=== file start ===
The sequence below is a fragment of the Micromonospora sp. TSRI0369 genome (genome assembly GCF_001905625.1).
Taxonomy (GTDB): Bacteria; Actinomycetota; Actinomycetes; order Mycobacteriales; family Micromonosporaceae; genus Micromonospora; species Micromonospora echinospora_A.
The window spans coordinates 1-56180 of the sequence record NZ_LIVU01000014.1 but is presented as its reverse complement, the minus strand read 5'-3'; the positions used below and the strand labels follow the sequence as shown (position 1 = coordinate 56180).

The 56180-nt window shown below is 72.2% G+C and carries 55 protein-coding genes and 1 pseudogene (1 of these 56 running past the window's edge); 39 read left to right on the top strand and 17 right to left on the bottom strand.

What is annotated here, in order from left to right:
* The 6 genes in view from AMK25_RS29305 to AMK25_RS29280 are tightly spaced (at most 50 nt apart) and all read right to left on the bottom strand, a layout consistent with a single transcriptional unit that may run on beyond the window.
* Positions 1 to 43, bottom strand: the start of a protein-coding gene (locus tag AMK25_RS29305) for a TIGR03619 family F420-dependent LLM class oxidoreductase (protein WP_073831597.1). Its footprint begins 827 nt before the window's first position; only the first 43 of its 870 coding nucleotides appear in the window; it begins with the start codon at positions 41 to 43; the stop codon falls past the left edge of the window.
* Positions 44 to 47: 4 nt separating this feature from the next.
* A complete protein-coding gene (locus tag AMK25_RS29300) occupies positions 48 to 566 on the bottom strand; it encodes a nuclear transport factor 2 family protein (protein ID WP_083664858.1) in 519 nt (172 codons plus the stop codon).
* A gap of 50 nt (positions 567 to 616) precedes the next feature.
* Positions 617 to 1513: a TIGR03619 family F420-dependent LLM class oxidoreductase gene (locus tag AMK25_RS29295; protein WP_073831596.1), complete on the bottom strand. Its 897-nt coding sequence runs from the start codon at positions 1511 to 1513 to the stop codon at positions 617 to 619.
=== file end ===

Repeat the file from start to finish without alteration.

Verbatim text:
The sequence below is a fragment of the Micromonospora sp. TSRI0369 genome (genome assembly GCF_001905625.1).
Taxonomy (GTDB): Bacteria; Actinomycetota; Actinomycetes; order Mycobacteriales; family Micromonosporaceae; genus Micromonospora; species Micromonospora echinospora_A.
The window spans coordinates 1-56180 of the sequence record NZ_LIVU01000014.1 but is presented as its reverse complement, the minus strand read 5'-3'; the positions used below and the strand labels follow the sequence as shown (position 1 = coordinate 56180).

The 56180-nt window shown below is 72.2% G+C and carries 55 protein-coding genes and 1 pseudogene (1 of these 56 running past the window's edge); 39 read left to right on the top strand and 17 right to left on the bottom strand.

What is annotated here, in order from left to right:
* The 6 genes in view from AMK25_RS29305 to AMK25_RS29280 are tightly spaced (at most 50 nt apart) and all read right to left on the bottom strand, a layout consistent with a single transcriptional unit that may run on beyond the window.
* Positions 1 to 43, bottom strand: the start of a protein-coding gene (locus tag AMK25_RS29305) for a TIGR03619 family F420-dependent LLM class oxidoreductase (protein WP_073831597.1). Its footprint begins 827 nt before the window's first position; only the first 43 of its 870 coding nucleotides appear in the window; it begins with the start codon at positions 41 to 43; the stop codon falls past the left edge of the window.
* Positions 44 to 47: 4 nt separating this feature from the next.
* A complete protein-coding gene (locus tag AMK25_RS29300) occupies positions 48 to 566 on the bottom strand; it encodes a nuclear transport factor 2 family protein (protein ID WP_083664858.1) in 519 nt (172 codons plus the stop codon).
* A gap of 50 nt (positions 567 to 616) precedes the next feature.
* Positions 617 to 1513: a TIGR03619 family F420-dependent LLM class oxidoreductase gene (locus tag AMK25_RS29295; protein WP_073831596.1), complete on the bottom strand. Its 897-nt coding sequence runs from the start codon at positions 1511 to 1513 to the stop codon at positions 617 to 619.